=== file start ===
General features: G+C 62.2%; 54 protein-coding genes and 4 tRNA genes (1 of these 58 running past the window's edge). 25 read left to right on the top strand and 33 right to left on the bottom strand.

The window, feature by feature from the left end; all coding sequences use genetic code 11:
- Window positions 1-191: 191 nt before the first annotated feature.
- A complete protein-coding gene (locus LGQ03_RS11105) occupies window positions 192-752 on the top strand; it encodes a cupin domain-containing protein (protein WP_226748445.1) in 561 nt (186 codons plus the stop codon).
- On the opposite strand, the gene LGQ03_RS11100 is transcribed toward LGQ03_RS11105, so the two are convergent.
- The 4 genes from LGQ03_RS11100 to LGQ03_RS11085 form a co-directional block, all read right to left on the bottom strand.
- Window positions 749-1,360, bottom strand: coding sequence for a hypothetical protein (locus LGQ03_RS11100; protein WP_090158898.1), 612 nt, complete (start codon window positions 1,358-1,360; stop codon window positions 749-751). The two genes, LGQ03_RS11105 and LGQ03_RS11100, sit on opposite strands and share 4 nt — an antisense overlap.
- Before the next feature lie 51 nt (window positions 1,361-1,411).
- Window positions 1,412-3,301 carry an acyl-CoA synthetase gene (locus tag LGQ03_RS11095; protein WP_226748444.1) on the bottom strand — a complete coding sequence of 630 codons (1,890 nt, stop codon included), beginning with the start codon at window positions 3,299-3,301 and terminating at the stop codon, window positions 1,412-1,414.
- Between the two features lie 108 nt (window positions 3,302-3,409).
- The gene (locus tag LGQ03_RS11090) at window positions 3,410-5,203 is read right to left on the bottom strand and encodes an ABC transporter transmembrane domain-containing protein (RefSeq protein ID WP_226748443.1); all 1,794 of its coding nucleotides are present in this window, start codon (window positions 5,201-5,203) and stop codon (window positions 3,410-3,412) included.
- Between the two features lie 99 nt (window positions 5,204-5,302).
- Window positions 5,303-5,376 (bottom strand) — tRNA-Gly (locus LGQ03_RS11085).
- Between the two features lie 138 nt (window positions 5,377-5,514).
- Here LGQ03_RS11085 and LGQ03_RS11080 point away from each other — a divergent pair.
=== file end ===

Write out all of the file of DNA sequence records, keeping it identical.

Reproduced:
General features: G+C 62.2%; 54 protein-coding genes and 4 tRNA genes (1 of these 58 running past the window's edge). 25 read left to right on the top strand and 33 right to left on the bottom strand.

The window, feature by feature from the left end; all coding sequences use genetic code 11:
- Window positions 1-191: 191 nt before the first annotated feature.
- A complete protein-coding gene (locus LGQ03_RS11105) occupies window positions 192-752 on the top strand; it encodes a cupin domain-containing protein (protein WP_226748445.1) in 561 nt (186 codons plus the stop codon).
- On the opposite strand, the gene LGQ03_RS11100 is transcribed toward LGQ03_RS11105, so the two are convergent.
- The 4 genes from LGQ03_RS11100 to LGQ03_RS11085 form a co-directional block, all read right to left on the bottom strand.
- Window positions 749-1,360, bottom strand: coding sequence for a hypothetical protein (locus LGQ03_RS11100; protein WP_090158898.1), 612 nt, complete (start codon window positions 1,358-1,360; stop codon window positions 749-751). The two genes, LGQ03_RS11105 and LGQ03_RS11100, sit on opposite strands and share 4 nt — an antisense overlap.
- Before the next feature lie 51 nt (window positions 1,361-1,411).
- Window positions 1,412-3,301 carry an acyl-CoA synthetase gene (locus tag LGQ03_RS11095; protein WP_226748444.1) on the bottom strand — a complete coding sequence of 630 codons (1,890 nt, stop codon included), beginning with the start codon at window positions 3,299-3,301 and terminating at the stop codon, window positions 1,412-1,414.
- Between the two features lie 108 nt (window positions 3,302-3,409).
- The gene (locus tag LGQ03_RS11090) at window positions 3,410-5,203 is read right to left on the bottom strand and encodes an ABC transporter transmembrane domain-containing protein (RefSeq protein ID WP_226748443.1); all 1,794 of its coding nucleotides are present in this window, start codon (window positions 5,201-5,203) and stop codon (window positions 3,410-3,412) included.
- Between the two features lie 99 nt (window positions 5,204-5,302).
- Window positions 5,303-5,376 (bottom strand) — tRNA-Gly (locus LGQ03_RS11085).
- Between the two features lie 138 nt (window positions 5,377-5,514).
- Here LGQ03_RS11085 and LGQ03_RS11080 point away from each other — a divergent pair.